We bought a membership in the Grey Roots Museum this year, and so far it's nearly paid for itself twice over, and we still have the Fall Lecture Series to go.  They change exhibits regularly too, so there's often something new to see.

First we stopped at 'Kettles' for lunch though, a popular place on the highway just north of Chatsworth.  We know we'll get good food there at a reasonable price.

The exhibit we were there to see was the  just-opened 'Facing the Flames' exhibit.  Opening night was the night before, but it was very crowded; today we had the place almost to ourselves.  With my chair, that helped a lot.

The star of the show was the Owen Sound Fire Department Engine No.1, the original fire engine here, beautifully restored by museum volunteers.  More photos of it tomorrow.

An even older fire hose wagon that would have been hauled by horses was parked in the lobby.

But more than these displays there were quite a few interesting information panels.  You would learn a lot going through this exhibit if you stopped to read them all.  Here I learned that a fireman's full kit if he was pulling a hose weighs about 170 lbs.!!   You try even picking up 170 lbs.!

 An interesting piece was this large collection of shoulder flashes.  I found Meaford's, and learned that the Maltese Cross is the most widespread badge of honour for fire-fighting.  It dates back to the Crusades, when guns were not invented but naptha was, and fire became a weapon of war.  Crusaders who tried to rescue their brothers were later seen as the first firefighters.

The cleverest part of the exhibit in my view was a set of miniature firemen's suits, about right for a ten-year-old.  They could press a button to set the timer, scramble up a short stairs, fling themselves down a short firemen's pole, and try to get the whole outfit on before the timer went off.  This is my only picture of that, because the child there didn't want to take their suit off and I was trying to avoid getting them in the picture!

An interesting bright fire-fighting quilt there too.  Tomorrow more on the O.S.F.D. Engine No.1.

Monday, September 23, 2019

Hints of Fall Colour

We're approaching the biggest seasonal change of the year, when leaves turn colour and fall, leaving us open to the onslaught of winter.  I've noticed a few trees leading the way, but there'll be a much bigger change in the next two weeks.

These two trees were the ones I watched out the window last fall when I wasn't moving around much.  Now that we've had the trees trimmed I get a much better view.  Can you detect a hint of colour in the upper right of the right-hand tree?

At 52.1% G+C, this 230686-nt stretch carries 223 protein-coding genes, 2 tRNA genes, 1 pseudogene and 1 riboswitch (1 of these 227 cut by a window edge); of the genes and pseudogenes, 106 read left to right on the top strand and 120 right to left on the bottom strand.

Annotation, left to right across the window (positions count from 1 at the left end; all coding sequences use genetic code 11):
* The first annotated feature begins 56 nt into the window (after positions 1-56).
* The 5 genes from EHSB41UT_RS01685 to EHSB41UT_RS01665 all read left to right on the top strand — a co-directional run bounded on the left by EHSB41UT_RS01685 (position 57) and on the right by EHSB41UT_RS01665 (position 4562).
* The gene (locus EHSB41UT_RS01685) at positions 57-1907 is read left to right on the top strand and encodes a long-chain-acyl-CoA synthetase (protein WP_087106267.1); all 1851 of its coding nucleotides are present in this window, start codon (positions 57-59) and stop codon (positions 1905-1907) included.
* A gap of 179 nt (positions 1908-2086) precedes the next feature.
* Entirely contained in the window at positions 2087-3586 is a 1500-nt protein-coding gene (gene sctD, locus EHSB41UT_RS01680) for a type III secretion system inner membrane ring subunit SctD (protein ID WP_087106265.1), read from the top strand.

A closer look might help.

 This smaller tree has been catching the corner of my eye too, and is currently the brightest tree on the golf course.

This big tree down the street is running faster than any of them.  Much more to come in the next few weeks.

Friday, September 20, 2019

50 Things

I've been reading a blog about a young couple who have moved to the Isle of Rum, one of the Small Isles of the Inner Hebrides in Scotland, population about 30.  They have taken up crofting, which is a fascinating story.  But they've also always home-educated their two kids.  In the spirit of that they posted a link to a National Trust Program in the UK featuring "50 things to do before you're 11 3/4" ( I don't know why they didn't just say 12).  It's a wonderful wild list of outdoor activities you'd hope any child would get a chance to do, but probably today many don't.

I was pleased to see that I've done almost all of these (I haven't 'set up a snail race').  And I could easily think of another dozen to add to these.  I hope our own children got to do most of these too.  Check out the original list (it does have a bit of a UK bias), and see how many you've done.

My favourite was climb a tree.  Well I've climbed many trees; my tree fort was my favourite place when I was about 14.  Haven't done much tree climbing recently, but I've hugged this giant old Sugar Maple several times over the past few years.

Go on a winter adventure.  I think our most interesting recent winter adventure was the year that the river below Indian Falls almost froze over.  We could walk up the river on the ice to the base of the falls, a huge mound of ice from the spray right in front of us and bluish icicles all around the lip of the rock.

Go stone skipping.  No problem with that one, we have the 'Stone Skipping Capital of Canada' just a few miles away.  Can't say I'm very good at it though.

Wildlife watching.  A porcupine I once encountered, eating a fallen apple.  And parked right on the trail in front of me.

We watch birds avidly, especially in the winter.  But this Blue Jay was at a cottage up near Algonquin Park.

Find fungi.  Well, how many pictures would you like to see?  Probably thousands if I reviewed all my pictures!

Spot a fish.  these are salmon swimming upstream to spawn in the Beaver river.

Get up for the sunrise.  This isn't exactly the sunrise, though we've seen many of those since the sun doesn't rise until about 8 a.m. in January), but this is one of my favourite 'sunny' pictures.  That's our shed on a frosty late fall morning.

 Explore a cave.  This is one of my favourite crevice caves along the Bruce Trail.  One of the narrowest I've seen, the Bruce Trail goes straight through and up those steps at the end.

Finally, go paddling.  I could share so many memories, but this is an early morning on the French River in northern Ontario.  I'm so glad I did all those canoe trips when I did!